Don’t Negotiate: Although it is tempting to bargain, most merchants have set their prices at a rate that is necessary for them to cover their expenses and make a profit.

Ask questions: A farmers’ market is filled with your neighbors. If you don’t know how to use or cook something ask them or the farmer. They will be more than happy to tell you how to fix crowder peas or garlic scapes. The entire space is filled with grocery and culinary know-how and there is no reason not to capitalize on it. Plus, it is fun. We all spend too much time searching Google for info when the answers to our questions are standing right next to us.

Respect Each Other: Markets are filled with people, merchants, kids, dogs, buskers, and so much more. It can be crowded and a bit chaotic. That is their charm. It can also be a navigation hazard. Courtesy is the key to an enjoyable farmers’ market experience.

A Few Words of Caution

Along with the steps to survive your farmers market experience, we want to give a few words of caution. As long as you are aware of these basic concepts you surely won’t be disappointed.

Not everything is cheap. Many products are not shockingly cheap. Things like farm-raised eggs, milk products, cheeses, and meat products are in fact more expensive than their mass-produced cousins. You may or may not find value in any or all of them. However, many find that the quality and sustainability of such products far outweigh the cost. And in our size households cost is less of a prime mover than keeping us out of the drive-through window.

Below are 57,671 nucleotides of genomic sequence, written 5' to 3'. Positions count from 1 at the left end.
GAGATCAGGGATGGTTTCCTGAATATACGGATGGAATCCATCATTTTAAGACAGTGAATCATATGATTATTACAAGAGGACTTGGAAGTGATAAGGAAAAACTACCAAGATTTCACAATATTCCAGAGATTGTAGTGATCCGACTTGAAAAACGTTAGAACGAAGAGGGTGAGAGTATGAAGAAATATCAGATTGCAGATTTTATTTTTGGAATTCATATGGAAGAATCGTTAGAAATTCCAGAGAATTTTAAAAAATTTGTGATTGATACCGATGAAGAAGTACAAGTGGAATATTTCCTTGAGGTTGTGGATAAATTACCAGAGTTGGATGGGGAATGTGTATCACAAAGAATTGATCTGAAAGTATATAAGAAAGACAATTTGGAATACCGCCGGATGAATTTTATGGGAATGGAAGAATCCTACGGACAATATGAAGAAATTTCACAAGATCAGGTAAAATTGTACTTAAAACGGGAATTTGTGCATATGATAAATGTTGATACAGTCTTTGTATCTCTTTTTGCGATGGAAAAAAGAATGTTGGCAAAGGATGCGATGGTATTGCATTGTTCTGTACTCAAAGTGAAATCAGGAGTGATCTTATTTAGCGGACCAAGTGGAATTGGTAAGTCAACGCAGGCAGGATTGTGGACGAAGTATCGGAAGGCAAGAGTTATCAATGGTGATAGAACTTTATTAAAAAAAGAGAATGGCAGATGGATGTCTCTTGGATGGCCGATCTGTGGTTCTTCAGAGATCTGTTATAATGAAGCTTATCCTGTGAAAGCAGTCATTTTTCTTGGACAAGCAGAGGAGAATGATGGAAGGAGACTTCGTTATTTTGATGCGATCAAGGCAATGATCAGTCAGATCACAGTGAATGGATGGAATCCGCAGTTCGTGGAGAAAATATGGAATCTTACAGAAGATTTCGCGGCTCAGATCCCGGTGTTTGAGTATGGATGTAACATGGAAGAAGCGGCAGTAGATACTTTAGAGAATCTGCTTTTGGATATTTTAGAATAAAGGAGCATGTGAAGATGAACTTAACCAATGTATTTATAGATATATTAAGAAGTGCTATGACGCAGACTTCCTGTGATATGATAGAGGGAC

woman at local farmers marketsNot everything is of quality. There are always booths at farmers’ markets that sell honey, jams, jellies, bakery items, soaps, lotions, hot sauces, mustards, etc. Like any other product, they will be of varying quality. So, like anything else, shop around and make the best decision you can.

Not everything belongs in a farmer’s market. Be aware that there will be booths (even vegetable booths), that are selling things that you can find at any mega-mart. Some booths will have a few fresh tomatoes and the rest of their booth has boxes of produce from the local mass-produce distributor. The easiest way to tell is uniformity. A pile of potatoes from an actual farm will not all be the same size (plus they will be pretty dirty).

Local Farmer's Markets Days, Times, and Locations

February 2024
March 2024
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Local Harvest.org: Check out this great website that lists local grown markets and farmers markets. Our local markets are listed below. However, if you are traveling or visiting, check out this site to still eat and support local!

Toledo Downtown Farmers Market: Open Saturday 8 AM to 2 PM year-round. Starting in May the market expands to accommodate additional vendors.

Westgate Farmers Market: Open Wednesdays 3-7 PM across from Costco on Secor and Central.

Sylvania Farmers Market: Open the first week in June on Tuesdays in their new location in the Red Bird Arts District from 3-7 PM. A great way to spend a workday afternoon with lots to explore both at the market and downtown.

Perrysburg Farmers Market: Open on Thursdays from 3-8 PM in the heart of the historic district in Downtown Perrysburg. Besides a great farmers market, there is a ton of stuff to do in downtown, including shopping and good eats. This is a definite stop on a Thursday.

Bowling Green Farmers Market: Definity worth a mid-week trip to get out of work blues. Besides a great market it is also located in the heart of BG, don’t hesitate to enjoy the market then stay and explore the downtown area, including several of the great eateries.

Hancock County Farmers Market: Completing the trifecta of Thursday markets, Hancock County is taken up residence in Downtown Findlay. Weekly from 4-6 PM

Bedford Farmers Market: Just over the border in Lambertville, MI, this is a great “old school” Farmers Market. Saturdays from 9-2 at 8165 Douglas, Lambertville MI.